That may be exaggerating – but it happens all too often.

A year or so ago, I remember speaking to an IT Manager at an SMB sized organization that had several facilities and a good customer base spread along a couple of lines of business. This business was using three different database management systems, four or five different classes of server operating systems, and several different tools that actually performed the same function for different operating units.

Consider just the direct upfront licencing costs of all of this software and hardware, Now consider the expertise and time required in the care, feeding and maintenance of all of these. And we will avoid even considering that a customer of two business units will have separate customer records from different tools each unit uses.

This organization did not have an articulated IT vision. So one business unit manager wanted a particular tool that happens to run on MS WIndows Server and MS SQL Server, while another business manager wanted a similar tool that ran on Linux and Oracle Corporations Database Software. And a third enterprise tool ran on a Novell server etc etc.

Your technology road map vision may be partially dictated by customer or supplier linkages, or you may be lucky and can define it the way you prefer from the ground up. The important thing is to define it. Regardless of which architecture and platforms you choose, emphasizing that these are the corporate standards will reduce the costs associated with end less sprawl.

Will there be deviations? possibly. But my advice to you is to demand a good business case to support it.

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ITIL – The Journey

May 23, 2008

A May 12 article in Information Week by Michael Biddick brings up one nugget that is applicable to the small / mid market space. (technobabble alert – the above article is geared towards Enterprise IT Managers, if you are a general business manager in the SMB space, it will be a little,,,,,, dry!)

While ITIL is becoming the de facto standard for enterprises, we’ve seen too many organizations that just send their people through a class and expect the world to change.

It is worth repeating, ITIL is a journey – not a destination. It is people and processes. It requires commitment and management. There will not be a time when you can say “We are finished”.

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I have been in the technolgy business for quite a while. In this business – the ability to ensure that all your business data is backed up and recoverable should there be a failure of any kind is always top of mind.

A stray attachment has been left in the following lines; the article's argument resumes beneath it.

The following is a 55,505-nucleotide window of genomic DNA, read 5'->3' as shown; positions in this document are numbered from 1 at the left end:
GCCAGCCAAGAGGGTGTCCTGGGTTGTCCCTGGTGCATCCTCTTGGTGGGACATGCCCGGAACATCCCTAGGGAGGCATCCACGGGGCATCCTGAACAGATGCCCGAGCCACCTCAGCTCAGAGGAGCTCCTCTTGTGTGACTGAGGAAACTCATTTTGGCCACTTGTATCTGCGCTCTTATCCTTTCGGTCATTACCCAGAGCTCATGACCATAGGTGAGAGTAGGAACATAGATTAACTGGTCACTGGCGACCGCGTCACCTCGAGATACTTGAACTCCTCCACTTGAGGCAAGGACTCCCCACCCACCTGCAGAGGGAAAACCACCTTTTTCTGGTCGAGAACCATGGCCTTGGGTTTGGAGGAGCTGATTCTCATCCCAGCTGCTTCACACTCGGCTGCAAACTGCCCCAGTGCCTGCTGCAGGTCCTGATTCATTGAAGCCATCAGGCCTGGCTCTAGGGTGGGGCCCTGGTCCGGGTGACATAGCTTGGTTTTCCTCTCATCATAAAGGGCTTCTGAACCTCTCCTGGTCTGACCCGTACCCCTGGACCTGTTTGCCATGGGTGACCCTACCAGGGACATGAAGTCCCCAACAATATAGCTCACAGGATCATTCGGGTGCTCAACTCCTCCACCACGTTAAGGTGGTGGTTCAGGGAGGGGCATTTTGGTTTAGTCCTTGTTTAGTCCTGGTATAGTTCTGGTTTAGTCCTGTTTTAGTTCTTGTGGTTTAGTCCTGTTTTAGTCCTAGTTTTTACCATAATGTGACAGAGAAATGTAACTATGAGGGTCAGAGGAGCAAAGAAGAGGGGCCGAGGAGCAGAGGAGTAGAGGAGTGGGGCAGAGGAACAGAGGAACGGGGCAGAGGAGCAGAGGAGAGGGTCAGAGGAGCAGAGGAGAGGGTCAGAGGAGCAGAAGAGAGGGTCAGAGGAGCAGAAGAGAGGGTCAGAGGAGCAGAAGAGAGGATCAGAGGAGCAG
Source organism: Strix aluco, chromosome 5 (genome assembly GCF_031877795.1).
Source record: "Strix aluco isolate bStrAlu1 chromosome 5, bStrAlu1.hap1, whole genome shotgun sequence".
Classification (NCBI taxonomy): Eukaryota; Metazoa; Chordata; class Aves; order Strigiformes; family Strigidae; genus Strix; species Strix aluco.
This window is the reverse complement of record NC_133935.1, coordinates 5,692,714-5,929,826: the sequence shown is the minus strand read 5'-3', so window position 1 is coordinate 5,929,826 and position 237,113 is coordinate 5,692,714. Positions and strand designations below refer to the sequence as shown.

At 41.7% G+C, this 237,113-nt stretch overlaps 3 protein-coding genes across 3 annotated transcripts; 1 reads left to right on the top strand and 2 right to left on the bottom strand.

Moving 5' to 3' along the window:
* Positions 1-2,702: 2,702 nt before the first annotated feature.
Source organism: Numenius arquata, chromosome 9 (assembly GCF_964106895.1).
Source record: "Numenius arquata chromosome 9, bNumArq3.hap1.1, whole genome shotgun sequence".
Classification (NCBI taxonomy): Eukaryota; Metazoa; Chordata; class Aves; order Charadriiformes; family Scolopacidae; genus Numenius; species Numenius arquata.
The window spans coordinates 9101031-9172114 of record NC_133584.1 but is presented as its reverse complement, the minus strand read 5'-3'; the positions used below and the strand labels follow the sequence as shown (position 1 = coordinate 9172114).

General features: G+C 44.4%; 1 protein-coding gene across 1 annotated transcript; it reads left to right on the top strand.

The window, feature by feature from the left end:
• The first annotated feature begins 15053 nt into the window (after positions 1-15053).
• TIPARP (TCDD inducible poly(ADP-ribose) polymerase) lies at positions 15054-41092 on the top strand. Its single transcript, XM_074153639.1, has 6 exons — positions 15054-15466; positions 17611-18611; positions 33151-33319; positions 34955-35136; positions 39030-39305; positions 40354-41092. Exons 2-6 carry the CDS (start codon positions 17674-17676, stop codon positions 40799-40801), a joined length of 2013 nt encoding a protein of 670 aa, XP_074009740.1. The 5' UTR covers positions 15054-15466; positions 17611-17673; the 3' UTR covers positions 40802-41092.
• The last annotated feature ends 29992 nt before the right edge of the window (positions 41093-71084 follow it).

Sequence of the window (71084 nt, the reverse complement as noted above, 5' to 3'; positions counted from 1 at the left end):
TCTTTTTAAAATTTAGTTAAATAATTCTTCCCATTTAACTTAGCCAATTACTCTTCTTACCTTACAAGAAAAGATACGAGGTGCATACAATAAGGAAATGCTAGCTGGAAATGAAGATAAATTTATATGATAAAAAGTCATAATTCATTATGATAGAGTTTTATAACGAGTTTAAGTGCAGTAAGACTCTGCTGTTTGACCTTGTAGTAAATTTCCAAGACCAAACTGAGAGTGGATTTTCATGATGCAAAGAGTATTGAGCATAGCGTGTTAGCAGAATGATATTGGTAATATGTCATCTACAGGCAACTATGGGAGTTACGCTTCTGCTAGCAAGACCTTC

I had an incident recently that had me thinking back at data recovery over the years (sort of mental doodling!)- and unfortunately some “non” recoverable data as well. One memory that has stuck with me; Many years ago I worked with a software development outfit that had a small business service tool that was still good old MS DOS based. Backing up the data was through a menu option and just needed a good old 3.5 inch floppy disk.

One thing that you must know – magnetic media does not last forever. No matter how often we communicated that, there were customers that backed up their data to the same floppy disk for years. And never knowing at what point that the little floppy had finally died. In one case, we looked at this old floppy disk that looked it had been run over by a truck. It had been carefully loaded into the floppy drive for who knows how many years. The time came that the data needed to be restored….. well it was dead.

Today you will be using a tape drive of some sort for your backups. A question though – do you know how old those tapes are? have you ever tried restoring data from them? If you can’t answer those two questions, a little investigation is in order. (I try to utilize tape tape media for only one year before it is retired)

I always recommend a 4 week tape rotation with weekly and monthly off site storage for businesses in the SMB space. (Although there are more and more online storage services coming around, I have not tried them – maybe a future post)

The final piece though – have you considered what type of tape hardware that you are actually backing up with ?

If you are like many, you probably have old Vinyl LP records hanging around, Maybe some 8-Track cassettes hiding somewhere, how about 8mm movies? Next question – Can you play them on anything still?

The hardware creating those backups does not last forever either – like 8 Track players, once your oldie dies all the tapes are useless. As an IT Manager I agree that it is a challenge to convince my boss of this. It is like insurance! – You hope you won’t need it; Until you do need it!

Like insurance, having a second piece of identical backup hardware can pay dividends if the “oldie” decides that life is to difficult and self destructs.

In short;

Your tape media has a life span – replace it
Your backups need to be tested by doing data restores periodically
Your backup hardware is not going to last forever either – plan for it!